seep

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seep

 (sēp)
intr.v. seeped, seep·ing, seeps
1. To pass slowly through small openings or pores; ooze: Water is seeping into the basement.
2. To enter, depart, or become diffused gradually: The importance of the situation finally seeped into my brain. The news seeped out bit by bit.
n.
A place on land or underwater where a liquid or gas oozes out of the ground.

[Alteration of dialectal sipe.]

seep

(siːp)
vb
(intr) to pass gradually or leak through or as if through small openings; ooze
n
1. a small spring or place where water, oil, etc, has oozed through the ground
2. another word for seepage
[Old English sīpian; related to Middle High German sīfen, Swedish dialect sipa]

seep

(sip)

v.i.
1. to pass, flow, or ooze gradually, as through a porous substance.
2. to become diffused; permeate.
v.t.
3. to cause to seep; filter.
n.
4. moisture that seeps out; seepage.
5. a small spring, pool, or the like, where liquid from the ground has oozed to the surface.
[1780–90; perhaps variant of dial. sipe, itself perhaps continuing Old English sīpian (c. Middle Low German sīpen)]
seep′y, adj.

seep


Past participle: seeped
Gerund: seeping

Imperative
seep
seep
Present
I seep
you seep
he/she/it seeps
we seep
you seep
they seep
Preterite
I seeped
you seeped
he/she/it seeped
we seeped
you seeped
they seeped
Present Continuous
I am seeping
you are seeping
he/she/it is seeping
we are seeping
you are seeping
they are seeping
Present Perfect
I have seeped
you have seeped
he/she/it has seeped
we have seeped
you have seeped
they have seeped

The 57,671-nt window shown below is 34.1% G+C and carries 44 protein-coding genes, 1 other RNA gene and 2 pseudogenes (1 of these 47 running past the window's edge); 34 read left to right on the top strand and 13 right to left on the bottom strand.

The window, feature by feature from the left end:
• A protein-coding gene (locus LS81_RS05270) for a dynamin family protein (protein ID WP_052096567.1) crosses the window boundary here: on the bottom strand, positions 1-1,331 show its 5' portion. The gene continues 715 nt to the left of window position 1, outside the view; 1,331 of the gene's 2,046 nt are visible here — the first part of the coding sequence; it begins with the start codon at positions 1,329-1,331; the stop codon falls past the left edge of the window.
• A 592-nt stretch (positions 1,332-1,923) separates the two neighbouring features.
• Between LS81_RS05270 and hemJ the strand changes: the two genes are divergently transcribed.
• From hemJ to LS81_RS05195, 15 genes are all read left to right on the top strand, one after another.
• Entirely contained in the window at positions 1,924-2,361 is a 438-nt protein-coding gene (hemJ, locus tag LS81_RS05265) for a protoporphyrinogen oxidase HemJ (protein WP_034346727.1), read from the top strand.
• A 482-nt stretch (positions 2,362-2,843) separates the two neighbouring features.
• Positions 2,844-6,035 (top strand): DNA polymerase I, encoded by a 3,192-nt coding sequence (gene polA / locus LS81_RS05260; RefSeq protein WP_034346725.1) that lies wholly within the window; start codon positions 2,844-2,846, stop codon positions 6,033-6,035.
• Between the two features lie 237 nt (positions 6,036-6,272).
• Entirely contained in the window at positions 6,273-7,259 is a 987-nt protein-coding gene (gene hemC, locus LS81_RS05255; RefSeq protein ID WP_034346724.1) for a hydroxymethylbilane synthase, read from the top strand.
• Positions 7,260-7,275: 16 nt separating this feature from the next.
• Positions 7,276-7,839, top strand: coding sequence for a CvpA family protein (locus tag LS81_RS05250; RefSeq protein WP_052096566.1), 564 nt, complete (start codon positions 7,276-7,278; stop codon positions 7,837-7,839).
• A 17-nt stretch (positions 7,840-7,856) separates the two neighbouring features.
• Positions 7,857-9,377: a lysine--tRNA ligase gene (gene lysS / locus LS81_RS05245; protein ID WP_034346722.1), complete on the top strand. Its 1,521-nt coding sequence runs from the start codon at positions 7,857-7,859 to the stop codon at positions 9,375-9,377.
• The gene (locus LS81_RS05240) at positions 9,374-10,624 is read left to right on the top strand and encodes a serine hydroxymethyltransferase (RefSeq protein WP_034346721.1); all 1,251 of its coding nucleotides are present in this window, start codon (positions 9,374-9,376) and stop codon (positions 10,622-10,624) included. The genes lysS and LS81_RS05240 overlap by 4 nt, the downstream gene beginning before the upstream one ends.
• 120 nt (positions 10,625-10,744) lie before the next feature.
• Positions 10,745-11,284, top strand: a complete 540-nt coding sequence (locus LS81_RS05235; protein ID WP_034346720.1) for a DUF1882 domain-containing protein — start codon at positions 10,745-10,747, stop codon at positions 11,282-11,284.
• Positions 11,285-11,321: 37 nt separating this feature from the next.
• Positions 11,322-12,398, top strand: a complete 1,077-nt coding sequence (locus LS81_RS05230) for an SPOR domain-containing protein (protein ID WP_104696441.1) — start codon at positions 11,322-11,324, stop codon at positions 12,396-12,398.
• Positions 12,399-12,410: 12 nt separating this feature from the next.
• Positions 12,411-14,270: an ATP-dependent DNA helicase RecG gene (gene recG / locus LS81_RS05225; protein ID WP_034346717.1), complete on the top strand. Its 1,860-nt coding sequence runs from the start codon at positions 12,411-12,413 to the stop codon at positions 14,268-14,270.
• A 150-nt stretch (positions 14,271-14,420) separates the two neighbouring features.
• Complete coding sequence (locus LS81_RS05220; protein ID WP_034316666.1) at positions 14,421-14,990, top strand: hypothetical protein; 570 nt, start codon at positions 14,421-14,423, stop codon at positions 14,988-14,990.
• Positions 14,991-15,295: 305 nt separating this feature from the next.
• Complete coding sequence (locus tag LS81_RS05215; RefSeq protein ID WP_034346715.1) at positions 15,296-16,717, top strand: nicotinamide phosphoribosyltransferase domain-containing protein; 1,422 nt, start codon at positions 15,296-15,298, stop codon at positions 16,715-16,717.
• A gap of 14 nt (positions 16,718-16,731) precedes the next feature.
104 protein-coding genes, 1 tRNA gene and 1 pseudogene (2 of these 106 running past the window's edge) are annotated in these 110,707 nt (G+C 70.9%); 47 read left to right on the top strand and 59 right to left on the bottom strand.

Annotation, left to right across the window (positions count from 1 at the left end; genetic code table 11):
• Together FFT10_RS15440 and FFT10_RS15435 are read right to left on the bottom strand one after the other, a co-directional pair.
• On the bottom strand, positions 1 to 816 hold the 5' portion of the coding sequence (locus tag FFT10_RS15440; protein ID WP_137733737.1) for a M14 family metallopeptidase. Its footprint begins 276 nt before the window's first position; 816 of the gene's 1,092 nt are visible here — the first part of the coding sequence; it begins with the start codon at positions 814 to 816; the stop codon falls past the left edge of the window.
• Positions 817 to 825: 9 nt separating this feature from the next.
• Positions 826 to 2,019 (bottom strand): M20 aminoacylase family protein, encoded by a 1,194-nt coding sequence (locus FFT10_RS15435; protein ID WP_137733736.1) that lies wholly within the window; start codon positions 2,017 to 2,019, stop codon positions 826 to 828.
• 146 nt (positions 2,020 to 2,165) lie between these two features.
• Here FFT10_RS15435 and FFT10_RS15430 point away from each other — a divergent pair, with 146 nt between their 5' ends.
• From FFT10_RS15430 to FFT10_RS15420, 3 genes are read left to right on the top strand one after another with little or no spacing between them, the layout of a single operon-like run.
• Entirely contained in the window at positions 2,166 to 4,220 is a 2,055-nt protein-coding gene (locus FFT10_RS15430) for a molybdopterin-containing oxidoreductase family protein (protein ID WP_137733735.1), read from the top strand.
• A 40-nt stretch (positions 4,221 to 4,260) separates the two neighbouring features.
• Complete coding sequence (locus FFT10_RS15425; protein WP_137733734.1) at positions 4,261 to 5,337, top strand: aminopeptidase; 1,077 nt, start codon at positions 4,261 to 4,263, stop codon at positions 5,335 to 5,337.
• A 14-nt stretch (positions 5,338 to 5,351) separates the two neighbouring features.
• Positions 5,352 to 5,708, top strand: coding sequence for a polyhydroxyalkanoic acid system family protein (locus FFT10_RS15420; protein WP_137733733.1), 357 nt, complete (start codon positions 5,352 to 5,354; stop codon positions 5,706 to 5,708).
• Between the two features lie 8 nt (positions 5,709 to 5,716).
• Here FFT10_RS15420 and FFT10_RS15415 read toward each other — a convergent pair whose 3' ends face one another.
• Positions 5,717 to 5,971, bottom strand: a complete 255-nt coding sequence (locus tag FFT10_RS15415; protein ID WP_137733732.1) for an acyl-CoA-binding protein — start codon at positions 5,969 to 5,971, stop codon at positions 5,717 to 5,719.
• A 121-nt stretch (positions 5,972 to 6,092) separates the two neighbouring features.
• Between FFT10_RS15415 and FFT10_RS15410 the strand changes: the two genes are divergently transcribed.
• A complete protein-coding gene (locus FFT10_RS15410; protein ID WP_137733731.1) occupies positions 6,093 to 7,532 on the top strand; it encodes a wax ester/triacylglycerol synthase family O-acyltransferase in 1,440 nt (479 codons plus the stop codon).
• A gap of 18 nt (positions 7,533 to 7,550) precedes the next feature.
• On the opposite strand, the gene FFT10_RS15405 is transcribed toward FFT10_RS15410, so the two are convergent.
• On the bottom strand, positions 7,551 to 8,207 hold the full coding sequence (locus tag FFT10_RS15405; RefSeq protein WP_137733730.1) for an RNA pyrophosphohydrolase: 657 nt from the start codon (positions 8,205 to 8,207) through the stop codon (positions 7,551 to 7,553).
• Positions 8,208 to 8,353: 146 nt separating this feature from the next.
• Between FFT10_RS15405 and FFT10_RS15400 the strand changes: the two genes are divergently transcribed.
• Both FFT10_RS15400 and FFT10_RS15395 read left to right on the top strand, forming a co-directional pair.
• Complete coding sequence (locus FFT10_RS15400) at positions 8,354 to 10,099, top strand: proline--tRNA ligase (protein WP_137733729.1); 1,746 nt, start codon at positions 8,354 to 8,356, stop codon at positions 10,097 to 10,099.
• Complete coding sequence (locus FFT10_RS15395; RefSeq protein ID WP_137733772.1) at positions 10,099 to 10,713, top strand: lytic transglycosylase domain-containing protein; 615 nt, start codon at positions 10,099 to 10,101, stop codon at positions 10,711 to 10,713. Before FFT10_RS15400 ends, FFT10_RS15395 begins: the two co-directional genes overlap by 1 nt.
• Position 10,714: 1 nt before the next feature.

Past Continuous
I was seeping
you were seeping
he/she/it was seeping
we were seeping
you were seeping
they were seeping
Past Perfect
I had seeped
you had seeped
he/she/it had seeped
we had seeped
you had seeped
they had seeped
Future
I will seep
you will seep
he/she/it will seep
we will seep
you will seep
they will seep
Future Perfect
I will have seeped
you will have seeped
he/she/it will have seeped
we will have seeped
you will have seeped
they will have seeped
Future Continuous
I will be seeping
you will be seeping
he/she/it will be seeping
we will be seeping
you will be seeping
they will be seeping
Present Perfect Continuous
I have been seeping
you have been seeping
he/she/it has been seeping
we have been seeping
you have been seeping
they have been seeping
Future Perfect Continuous
I will have been seeping
you will have been seeping
he/she/it will have been seeping
we will have been seeping
you will have been seeping
they will have been seeping
Past Perfect Continuous
I had been seeping
you had been seeping
he/she/it had been seeping
we had been seeping
you had been seeping
they had been seeping
Conditional
I would seep
you would seep
he/she/it would seep
we would seep
you would seep
they would seep
Past Conditional
I would have seeped
you would have seeped
he/she/it would have seeped
we would have seeped
you would have seeped
they would have seeped
ThesaurusAntonymsRelated WordsSynonymsLegend: